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  #11  
Old 09-29-2005, 02:10 AM
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Quote:
Originally posted by 82Rigger "The BEST part" ????


Doc,

I am thoroughly convinced that you are re-incarnate from the Inquisition!

Couple of questions for ya along this line....

I read somewhere that George Washington (it could have been some other famous American, can't remember) probably would have survived longer had he not been "bled" so much that he became weak and unable to fight his illness.
Is that true?

Also, how much truth is there to the standard "Hollywood" depictions of ingesting large amounts of alcohol as an anesthetic before removing bullets, amputations, etc ?

When did viable anesthetics first appear? What were they?
Ether?
Yup, Doc -

I've had those same questions from time to time.

Are ya there?
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  #12  
Old 09-29-2005, 04:12 AM
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Yep, I'm here. Just been very busy lately.

You heard right about George Washington. In December of 1799, GW came down with what is now believed to be strep throat. Being a man of science, he had his caretaker bleed him of a pint of blood. The next day the soreness persisted and a doctor was summoned. He heated up a blistering iron and pressed all around GW's throat, raising blisters which were lanced and drained under the 5000 year old theory that, since the throat was sore, it must be full of bad fluids (or humours) which must be removed. That didn't work, so 2 more doctors arrived and it was agreed to switch to heated cupping glasses; same theory except that it raised larger blisters to be lanced and drained. That didn't work, either, and they switched to reflexology, which is the belief that the soles of the feet are connected to all parts of the body, so in an effort to cure his sore throat, they blistered and lanced the soles of his feet (ain't science grand)! Amazingly enough, that didn't work so they changed tactics and reverted to bleeding.


In the course of the next 48 hours, they drained GW of 9 pints of blood. The average human only holds about 12 pints but, back then, it was believed we held 18 pints; a bit of a mis-calculation. The end result was that the Father of Our Country, a man who survived 2 major wars (one of which he played a strong part in starting), smallpox, malaria, rickets, and virtually every childhood disease, died as a direct result of his healthcare; the worst HMO in American history. The youngest of the 3 doctors wanted to perform a new procedure on GW, a tracheotomy, but his opinions were overridden by the other two, older, doctors.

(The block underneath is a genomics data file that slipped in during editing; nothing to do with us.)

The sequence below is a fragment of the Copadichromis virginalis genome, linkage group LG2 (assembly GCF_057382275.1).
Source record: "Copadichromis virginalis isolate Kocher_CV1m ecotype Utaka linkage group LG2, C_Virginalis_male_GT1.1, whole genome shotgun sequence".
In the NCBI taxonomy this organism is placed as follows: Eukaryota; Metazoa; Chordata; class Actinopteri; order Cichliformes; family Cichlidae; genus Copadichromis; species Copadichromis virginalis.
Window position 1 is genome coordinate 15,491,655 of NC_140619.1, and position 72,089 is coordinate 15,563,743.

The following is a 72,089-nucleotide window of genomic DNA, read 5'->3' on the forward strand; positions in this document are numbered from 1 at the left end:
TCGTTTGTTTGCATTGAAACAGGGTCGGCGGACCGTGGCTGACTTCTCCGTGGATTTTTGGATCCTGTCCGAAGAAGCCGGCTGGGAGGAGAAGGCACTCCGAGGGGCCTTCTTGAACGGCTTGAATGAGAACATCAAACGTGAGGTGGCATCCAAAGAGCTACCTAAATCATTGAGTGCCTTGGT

One thing I always tell people whenever I lecture is, "NEVER get your history from Hollywood! Hollywood is fantasy and entertainment and they won't let the truth get in the way of achieving that end!" If you were to consume a large amount of alcohol before an amputation, you'd be numb, but your heart-rate would increase, your blood vessels would dilate, and your blood would thin. You'd most likely bleed to death. Laudanum was available but, since it was imported, it was expensive. If you didn't have the money to replace what you used for your operation, you didn't get any. What you did get was a bullet to bite on, or a stick, a piece of leather, or a rag. In my research, I've found that alcohol was only used pre-operation on board
ships after a sea battle, since the odds of your survival were much less, you may as well die happy.

While the "inventor" of using ether for surgery is a highly debated point, the first use of a general anesthetic in surgery was at Massachusetts General Hospital. It's generally accepted that Dr. William Morton, a MA dentist (actually, his status as a dentist is also under debate), successfully used ether in his practice. On October 14, 1846, Morton administered ether to a patient about to undergo an operation by Dr. John Warren at the MGH. When the patient was revived, he said he hadn't felt a
thing. Ironically, ether was also used as a "party-drug". People would throw "ether parties" where ether-soaked rags were passed around (Don't bogart that ether, my friend, pass it over to me) and the participants would take a big "hit", fall down, act like idiots, and generally have a good time. Sort of like Psyco Mountain gathering. There was a Georgia physician, Dr. Crawford Long, who said he first used ether as early as 1841 but he didn't publish his findings until 1848; so who was "first" is sort of "who do you want to believe".

I hope this information answers your questions.
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  #13  
Old 09-30-2005, 01:25 PM
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Thanks, Rev!

And I think you've also told us where the phrase "bite the bullet" came from!
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Old 10-01-2005, 11:08 AM
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Rigger,

You're welcome. If you ever get the chance to visit Ft. Ticonderoga in NY, there's an excellent display of bitten bullets that were excavated from the surgery. They represent an unbelievable amount of agony and trauma.
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Old 10-01-2005, 01:48 PM
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Rev,

Saw some bullets like that at the Petersburg (Civil War) battle site museum.

.58 caliber Minie bullets bitten almost IN TWO!

Unbelievable!! :ek:
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